Thursday, October 18, 2007

Getting in the Flow

Mihaly Csikszentmihalyi theorized that when a person is in a mental state that fully immerses them in what they are doing, they are in flow. A state of flow is characterised by a feeling of energised focus, when one has a distorted sense of time and lacks self consciousness.
I was so in flow this morning while working on the study skills blog that I almost forgot to get ready for work. I encourage the middle school students to immerse themselves in flow in order to augment work quality.
If we all could enter that flow not only when playing video games, as James Paul Gee suggests, but when learning any skill or strategy, I think our learning would be more effectual. If we could facilitate this flow for learners in our schools, we could ..... oh my!
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4 comments:

Simon said...

That's Holy Grail stuff you're talking about Durff! Having the kids in 'Flow'. Maybe that's what the focus of Classroom2.0 should be. Don't ask me how to get the kids to that point.... The person who knows should earn a fortune.

Mrs. V. said...

Just catching up on my reading, and had to stop and comment on this one. I was so excited to see someone else talking about the flow theory! I used it as a part of my presentation last year at METC on differentiation...I give kids in my 3rd grade class 30 minutes of precious time each day to explore all things educational. They spend the first few weeks trying to stay busy because they have never been given this kind of freedom before, but then they begin to inquire, collaborate, explore new tools, and create their own amazing products-some days the room is loud, but then there are days when every kid is so completely engrossed in what they are doing or talking about that I really think I could leave, and they would never miss me:) Intrinsically motivated learners-what a concept!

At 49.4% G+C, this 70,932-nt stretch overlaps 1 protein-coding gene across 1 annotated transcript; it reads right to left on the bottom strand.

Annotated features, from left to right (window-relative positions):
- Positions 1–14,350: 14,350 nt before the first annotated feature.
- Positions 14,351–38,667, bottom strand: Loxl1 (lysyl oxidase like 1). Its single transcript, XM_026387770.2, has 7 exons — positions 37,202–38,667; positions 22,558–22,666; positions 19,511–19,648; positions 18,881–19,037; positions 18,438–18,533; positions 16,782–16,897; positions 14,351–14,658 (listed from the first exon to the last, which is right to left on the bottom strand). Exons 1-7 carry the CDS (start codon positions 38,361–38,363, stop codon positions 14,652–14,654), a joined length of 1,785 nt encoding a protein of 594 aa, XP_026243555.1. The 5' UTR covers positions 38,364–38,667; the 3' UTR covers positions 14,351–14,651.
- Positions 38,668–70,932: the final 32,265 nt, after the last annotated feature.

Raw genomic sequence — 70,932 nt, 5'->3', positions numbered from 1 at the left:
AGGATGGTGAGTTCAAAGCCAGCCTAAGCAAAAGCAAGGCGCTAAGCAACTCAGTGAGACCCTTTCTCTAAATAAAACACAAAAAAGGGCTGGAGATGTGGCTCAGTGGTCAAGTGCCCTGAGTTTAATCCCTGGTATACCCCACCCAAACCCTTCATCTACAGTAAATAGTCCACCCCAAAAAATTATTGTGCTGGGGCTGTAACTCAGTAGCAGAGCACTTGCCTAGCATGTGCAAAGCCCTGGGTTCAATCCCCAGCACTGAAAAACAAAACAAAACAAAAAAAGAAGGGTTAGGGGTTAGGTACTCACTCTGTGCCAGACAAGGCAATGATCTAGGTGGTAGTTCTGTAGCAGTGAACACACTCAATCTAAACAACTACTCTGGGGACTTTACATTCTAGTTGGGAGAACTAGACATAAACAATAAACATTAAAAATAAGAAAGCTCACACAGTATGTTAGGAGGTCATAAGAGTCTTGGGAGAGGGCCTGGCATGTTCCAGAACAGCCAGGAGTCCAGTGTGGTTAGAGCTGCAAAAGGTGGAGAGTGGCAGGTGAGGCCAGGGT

. said...

mrs. v - i think it is so important to understand flow that the 7th graders study the concept too! When they are in flow, the room, normally a buzz of activity, is so quiet i want to check pulses!! The other teacher in the room looks at them in amazement too - what a testimonial to the value of using these tools to get at deeper responses! Thanks for stopping by - hope you return often!

Korero Pt England said...

Hi there
I am doing a research project around how our podcast, KPE, raises student achievement in reading - with 9-11 yr olds. One of the things I discovered early on was that kids who are underachieving at reading don't actually get the opportunity to read. I am especially focusing on under achieving diverse boys.
So I instigated a 2 hr silent reading period in the school library. Optional (with classroom tchr approval) for students to drop into. the only stipulation is that the room is peaceful (ie silent). Well, you should see these kids read when they get a chance to get in the 'flow' undisturbed. I am having to force macho boys from the library at morning tea time when the session ends. "Oh Miss, please, I only have one more chapter..." the flow is very powerful.

Dorothy, Auckland NZ